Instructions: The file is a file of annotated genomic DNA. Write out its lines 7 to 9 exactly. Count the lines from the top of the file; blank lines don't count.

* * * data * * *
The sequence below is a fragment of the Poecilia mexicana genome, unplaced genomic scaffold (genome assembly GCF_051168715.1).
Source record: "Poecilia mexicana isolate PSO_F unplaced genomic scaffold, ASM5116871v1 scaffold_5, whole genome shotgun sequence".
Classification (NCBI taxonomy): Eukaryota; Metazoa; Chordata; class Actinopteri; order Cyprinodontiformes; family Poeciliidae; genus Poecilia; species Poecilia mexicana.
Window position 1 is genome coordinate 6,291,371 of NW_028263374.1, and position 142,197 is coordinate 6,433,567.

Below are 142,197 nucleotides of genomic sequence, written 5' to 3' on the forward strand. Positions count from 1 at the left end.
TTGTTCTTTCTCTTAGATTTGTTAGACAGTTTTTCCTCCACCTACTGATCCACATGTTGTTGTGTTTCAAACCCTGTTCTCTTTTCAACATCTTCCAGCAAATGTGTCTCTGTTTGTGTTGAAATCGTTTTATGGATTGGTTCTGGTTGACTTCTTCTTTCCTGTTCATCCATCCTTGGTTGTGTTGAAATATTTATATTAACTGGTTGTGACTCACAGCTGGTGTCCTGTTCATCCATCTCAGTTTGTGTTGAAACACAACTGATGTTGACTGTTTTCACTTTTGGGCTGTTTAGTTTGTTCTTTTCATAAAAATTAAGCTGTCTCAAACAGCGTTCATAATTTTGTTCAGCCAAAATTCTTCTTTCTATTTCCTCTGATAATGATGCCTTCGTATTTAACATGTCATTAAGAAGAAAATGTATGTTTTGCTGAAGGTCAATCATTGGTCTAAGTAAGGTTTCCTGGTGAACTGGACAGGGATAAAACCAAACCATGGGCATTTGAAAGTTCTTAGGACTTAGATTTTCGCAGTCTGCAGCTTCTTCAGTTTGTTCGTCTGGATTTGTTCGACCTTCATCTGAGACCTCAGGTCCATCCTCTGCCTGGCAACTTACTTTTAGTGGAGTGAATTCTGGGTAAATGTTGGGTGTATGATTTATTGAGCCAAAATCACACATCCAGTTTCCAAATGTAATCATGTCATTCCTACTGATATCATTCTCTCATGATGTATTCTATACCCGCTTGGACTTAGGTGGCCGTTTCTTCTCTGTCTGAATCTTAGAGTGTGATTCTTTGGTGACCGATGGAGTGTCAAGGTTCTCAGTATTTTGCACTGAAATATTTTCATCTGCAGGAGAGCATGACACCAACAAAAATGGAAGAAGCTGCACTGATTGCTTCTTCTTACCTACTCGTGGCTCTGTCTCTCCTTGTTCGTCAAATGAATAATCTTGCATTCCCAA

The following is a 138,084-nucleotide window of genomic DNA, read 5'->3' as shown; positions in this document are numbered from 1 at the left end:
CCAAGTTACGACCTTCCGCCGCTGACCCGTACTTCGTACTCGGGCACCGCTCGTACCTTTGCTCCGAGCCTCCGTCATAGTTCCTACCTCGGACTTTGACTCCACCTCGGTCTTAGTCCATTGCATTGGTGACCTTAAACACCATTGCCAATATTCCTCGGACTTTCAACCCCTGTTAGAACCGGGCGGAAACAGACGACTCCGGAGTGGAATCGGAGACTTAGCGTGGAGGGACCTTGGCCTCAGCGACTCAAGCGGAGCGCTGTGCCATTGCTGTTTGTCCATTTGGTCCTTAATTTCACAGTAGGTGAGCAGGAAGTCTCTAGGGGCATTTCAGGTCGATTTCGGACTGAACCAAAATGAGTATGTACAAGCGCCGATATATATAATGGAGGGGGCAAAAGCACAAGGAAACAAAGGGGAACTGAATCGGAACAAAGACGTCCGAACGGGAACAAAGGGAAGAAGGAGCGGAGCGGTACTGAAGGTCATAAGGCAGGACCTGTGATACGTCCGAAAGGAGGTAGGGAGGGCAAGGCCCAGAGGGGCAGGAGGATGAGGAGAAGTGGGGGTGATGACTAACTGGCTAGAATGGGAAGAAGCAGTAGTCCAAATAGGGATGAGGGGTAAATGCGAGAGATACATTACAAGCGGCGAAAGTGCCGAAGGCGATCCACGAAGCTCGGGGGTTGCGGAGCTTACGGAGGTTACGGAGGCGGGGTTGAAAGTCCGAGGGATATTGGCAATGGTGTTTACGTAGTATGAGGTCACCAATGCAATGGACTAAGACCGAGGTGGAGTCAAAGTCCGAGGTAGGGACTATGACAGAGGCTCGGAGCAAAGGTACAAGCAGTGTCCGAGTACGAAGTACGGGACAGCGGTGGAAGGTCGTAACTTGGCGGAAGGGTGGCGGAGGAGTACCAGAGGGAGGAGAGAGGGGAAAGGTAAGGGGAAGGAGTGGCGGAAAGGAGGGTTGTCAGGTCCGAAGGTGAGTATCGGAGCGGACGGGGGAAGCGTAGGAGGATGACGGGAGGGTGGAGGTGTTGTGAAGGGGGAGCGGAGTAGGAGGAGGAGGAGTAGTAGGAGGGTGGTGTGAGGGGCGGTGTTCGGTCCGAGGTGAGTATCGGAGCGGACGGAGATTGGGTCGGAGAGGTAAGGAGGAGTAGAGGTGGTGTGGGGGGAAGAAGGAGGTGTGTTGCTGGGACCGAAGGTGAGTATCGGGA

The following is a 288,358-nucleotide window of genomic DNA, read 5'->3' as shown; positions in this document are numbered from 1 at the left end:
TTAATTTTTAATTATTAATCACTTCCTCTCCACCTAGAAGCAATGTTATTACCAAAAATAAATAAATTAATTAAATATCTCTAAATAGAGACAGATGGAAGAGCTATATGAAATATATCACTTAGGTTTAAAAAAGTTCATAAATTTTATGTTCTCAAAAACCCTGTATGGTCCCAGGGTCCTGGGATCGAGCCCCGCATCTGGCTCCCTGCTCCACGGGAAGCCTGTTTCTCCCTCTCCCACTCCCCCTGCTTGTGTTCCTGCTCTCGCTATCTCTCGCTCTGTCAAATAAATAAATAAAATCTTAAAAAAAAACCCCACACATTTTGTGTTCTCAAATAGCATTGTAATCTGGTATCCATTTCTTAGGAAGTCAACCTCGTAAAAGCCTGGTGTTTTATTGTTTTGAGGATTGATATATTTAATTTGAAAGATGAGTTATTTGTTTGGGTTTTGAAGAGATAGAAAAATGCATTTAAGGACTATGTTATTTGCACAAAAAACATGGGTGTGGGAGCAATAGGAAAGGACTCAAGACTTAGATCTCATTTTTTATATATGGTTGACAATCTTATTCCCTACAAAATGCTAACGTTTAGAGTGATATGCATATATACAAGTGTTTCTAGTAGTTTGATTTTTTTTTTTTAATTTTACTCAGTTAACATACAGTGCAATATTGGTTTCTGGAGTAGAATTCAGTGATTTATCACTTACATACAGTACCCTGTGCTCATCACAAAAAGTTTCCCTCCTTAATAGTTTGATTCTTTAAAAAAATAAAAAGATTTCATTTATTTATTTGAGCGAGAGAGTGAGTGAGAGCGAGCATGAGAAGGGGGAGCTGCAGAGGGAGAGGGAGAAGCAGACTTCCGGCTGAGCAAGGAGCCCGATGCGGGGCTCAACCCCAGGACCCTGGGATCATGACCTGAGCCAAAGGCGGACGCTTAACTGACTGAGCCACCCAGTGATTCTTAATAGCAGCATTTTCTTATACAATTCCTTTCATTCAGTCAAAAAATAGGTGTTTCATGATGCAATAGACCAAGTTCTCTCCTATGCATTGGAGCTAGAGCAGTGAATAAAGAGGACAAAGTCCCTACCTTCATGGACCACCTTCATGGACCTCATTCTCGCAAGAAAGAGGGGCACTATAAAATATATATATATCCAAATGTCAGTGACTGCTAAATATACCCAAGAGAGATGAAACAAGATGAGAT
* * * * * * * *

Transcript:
The following is a 138,084-nucleotide window of genomic DNA, read 5'->3' as shown; positions in this document are numbered from 1 at the left end:
CCAAGTTACGACCTTCCGCCGCTGACCCGTACTTCGTACTCGGGCACCGCTCGTACCTTTGCTCCGAGCCTCCGTCATAGTTCCTACCTCGGACTTTGACTCCACCTCGGTCTTAGTCCATTGCATTGGTGACCTTAAACACCATTGCCAATATTCCTCGGACTTTCAACCCCTGTTAGAACCGGGCGGAAACAGACGACTCCGGAGTGGAATCGGAGACTTAGCGTGGAGGGACCTTGGCCTCAGCGACTCAAGCGGAGCGCTGTGCCATTGCTGTTTGTCCATTTGGTCCTTAATTTCACAGTAGGTGAGCAGGAAGTCTCTAGGGGCATTTCAGGTCGATTTCGGACTGAACCAAAATGAGTATGTACAAGCGCCGATATATATAATGGAGGGGGCAAAAGCACAAGGAAACAAAGGGGAACTGAATCGGAACAAAGACGTCCGAACGGGAACAAAGGGAAGAAGGAGCGGAGCGGTACTGAAGGTCATAAGGCAGGACCTGTGATACGTCCGAAAGGAGGTAGGGAGGGCAAGGCCCAGAGGGGCAGGAGGATGAGGAGAAGTGGGGGTGATGACTAACTGGCTAGAATGGGAAGAAGCAGTAGTCCAAATAGGGATGAGGGGTAAATGCGAGAGATACATTACAAGCGGCGAAAGTGCCGAAGGCGATCCACGAAGCTCGGGGGTTGCGGAGCTTACGGAGGTTACGGAGGCGGGGTTGAAAGTCCGAGGGATATTGGCAATGGTGTTTACGTAGTATGAGGTCACCAATGCAATGGACTAAGACCGAGGTGGAGTCAAAGTCCGAGGTAGGGACTATGACAGAGGCTCGGAGCAAAGGTACAAGCAGTGTCCGAGTACGAAGTACGGGACAGCGGTGGAAGGTCGTAACTTGGCGGAAGGGTGGCGGAGGAGTACCAGAGGGAGGAGAGAGGGGAAAGGTAAGGGGAAGGAGTGGCGGAAAGGAGGGTTGTCAGGTCCGAAGGTGAGTATCGGAGCGGACGGGGGAAGCGTAGGAGGATGACGGGAGGGTGGAGGTGTTGTGAAGGGGGAGCGGAGTAGGAGGAGGAGGAGTAGTAGGAGGGTGGTGTGAGGGGCGGTGTTCGGTCCGAGGTGAGTATCGGAGCGGACGGAGATTGGGTCGGAGAGGTAAGGAGGAGTAGAGGTGGTGTGGGGGGAAGAAGGAGGTGTGTTGCTGGGACCGAAGGTGAGTATCGGGA

The following is a 288,358-nucleotide window of genomic DNA, read 5'->3' as shown; positions in this document are numbered from 1 at the left end: